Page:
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I came across this SAT Question of the Day:

Unbelievable as it may seem, many individuals that fought in the American Revolution were still alive in 1839, the year the world was introduced to photography. (choose the error - the 'answer' is in bold)

It noted that the reason "that fought" is wrong is that 'The relative pronoun “that” may not be used to refer to people (“individuals”) and should be replaced with the relative pronoun “who.”'

I had thought that the word "that" could refer to both people and objects (while which was reserved for objects and who reserved for people). Am I wrong?

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7  
You're wrong according to the SAT, which is all that matters when you take the test. :) –  onomatomaniak Nov 2 '11 at 15:33
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I agree with "onomatomaniak". But what you know about "that" referring to people is correct, no matter what the SAT says. –  Irene Nov 2 '11 at 15:37

8 Answers 8

Google ngrams shows "people who" being twice as common as "people that" around 1820, and increasing ever since while "people that" stays flat. "The man who/that" and "The person who/that" show similar patterns.

So, "who" is certainly more common than "that" in reference to people, and certainly there are authorities who say "that" is wrong, as you have seen.

They're welcome to. I will carry on speaking my own language and ignore "authorities" who have the temerity to tell me I am incompetent at it.

Edit: and do they seriously think there's something wrong with "Who is it that ... "?

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The NOAD has the following definition for that:

(plural that) [relative pronoun] used to introduce a defining or restrictive clause, especially one essential to identification.

  • instead of which, who, or whom: the book that I've just written.
  • instead of when after an expression of time: the year that Anna was born.

The Merriam-Webster's Collegiate has the following note about the usage of that:

That, which, who: In current usage that refers to persons or things, which chiefly to things and rarely to subhuman entities, who chiefly to persons and sometimes to animals. The notation that that should not be used to refer to persons is without foundation; such use is entirely standard.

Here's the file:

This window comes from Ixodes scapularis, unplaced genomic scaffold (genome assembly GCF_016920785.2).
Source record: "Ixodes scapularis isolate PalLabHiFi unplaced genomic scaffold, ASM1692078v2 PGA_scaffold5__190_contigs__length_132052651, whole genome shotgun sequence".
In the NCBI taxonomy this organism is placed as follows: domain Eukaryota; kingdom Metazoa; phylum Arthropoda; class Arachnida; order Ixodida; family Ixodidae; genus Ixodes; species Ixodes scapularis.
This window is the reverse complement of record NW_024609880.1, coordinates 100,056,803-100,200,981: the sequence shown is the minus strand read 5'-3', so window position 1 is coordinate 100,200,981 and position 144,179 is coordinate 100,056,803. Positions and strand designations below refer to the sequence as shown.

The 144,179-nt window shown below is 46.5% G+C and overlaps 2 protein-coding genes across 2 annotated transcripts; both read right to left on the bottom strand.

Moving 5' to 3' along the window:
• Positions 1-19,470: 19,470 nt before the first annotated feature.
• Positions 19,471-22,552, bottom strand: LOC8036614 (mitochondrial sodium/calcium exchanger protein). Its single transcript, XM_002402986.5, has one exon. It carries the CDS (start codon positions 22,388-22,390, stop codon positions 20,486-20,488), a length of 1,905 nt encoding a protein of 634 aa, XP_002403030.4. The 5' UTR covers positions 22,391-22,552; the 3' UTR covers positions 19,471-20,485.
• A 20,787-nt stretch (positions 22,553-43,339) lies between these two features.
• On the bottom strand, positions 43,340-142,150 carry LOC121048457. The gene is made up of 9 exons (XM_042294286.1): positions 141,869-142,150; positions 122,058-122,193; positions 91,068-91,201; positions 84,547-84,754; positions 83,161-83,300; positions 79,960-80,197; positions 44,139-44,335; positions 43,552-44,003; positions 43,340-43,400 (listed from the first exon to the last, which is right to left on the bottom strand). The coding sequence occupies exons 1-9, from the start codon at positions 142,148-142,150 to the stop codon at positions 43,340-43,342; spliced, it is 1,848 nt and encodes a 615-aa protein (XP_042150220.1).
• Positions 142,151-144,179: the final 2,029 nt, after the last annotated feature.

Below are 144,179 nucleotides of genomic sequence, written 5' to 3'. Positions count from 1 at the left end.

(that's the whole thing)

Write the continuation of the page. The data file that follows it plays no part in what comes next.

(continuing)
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I can speak only for British English, where that may have a human antecedent when it introduces an integrated relative clause (also known as a defining relative clause or a restrictive relative clause).

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In any sort of writing, the College Board is correct. You should use "who" to refer to humans and "that" to refer to non-humans.

However, in colloquial speech, I often hear (and sometimes myself say) "that" instead of "who." Such as, "Hey! There goes the man that stole my wallet!" Or, confer with the once-popular show tune, "The Man that Got Away".

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2  
Confer with a show tune? Are you in the habit of holding conversations with songs? –  Marthaª Nov 2 '11 at 17:00
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@Martha: What? You've never argued with a voice on the radio? –  Jay Nov 2 '11 at 17:55
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A -1 to this comment. A number of essays have recently been published on this question, and the usage experts concur: "that" has been used with people throughout history, and by our best writers. What the usage guides recommend, actually, is that "who" should be preferred with respect to persons. But use of "that" isn't wrong, per se. To the OP: All that matters in this case is what the SAT people want. –  The Raven Nov 2 '11 at 19:54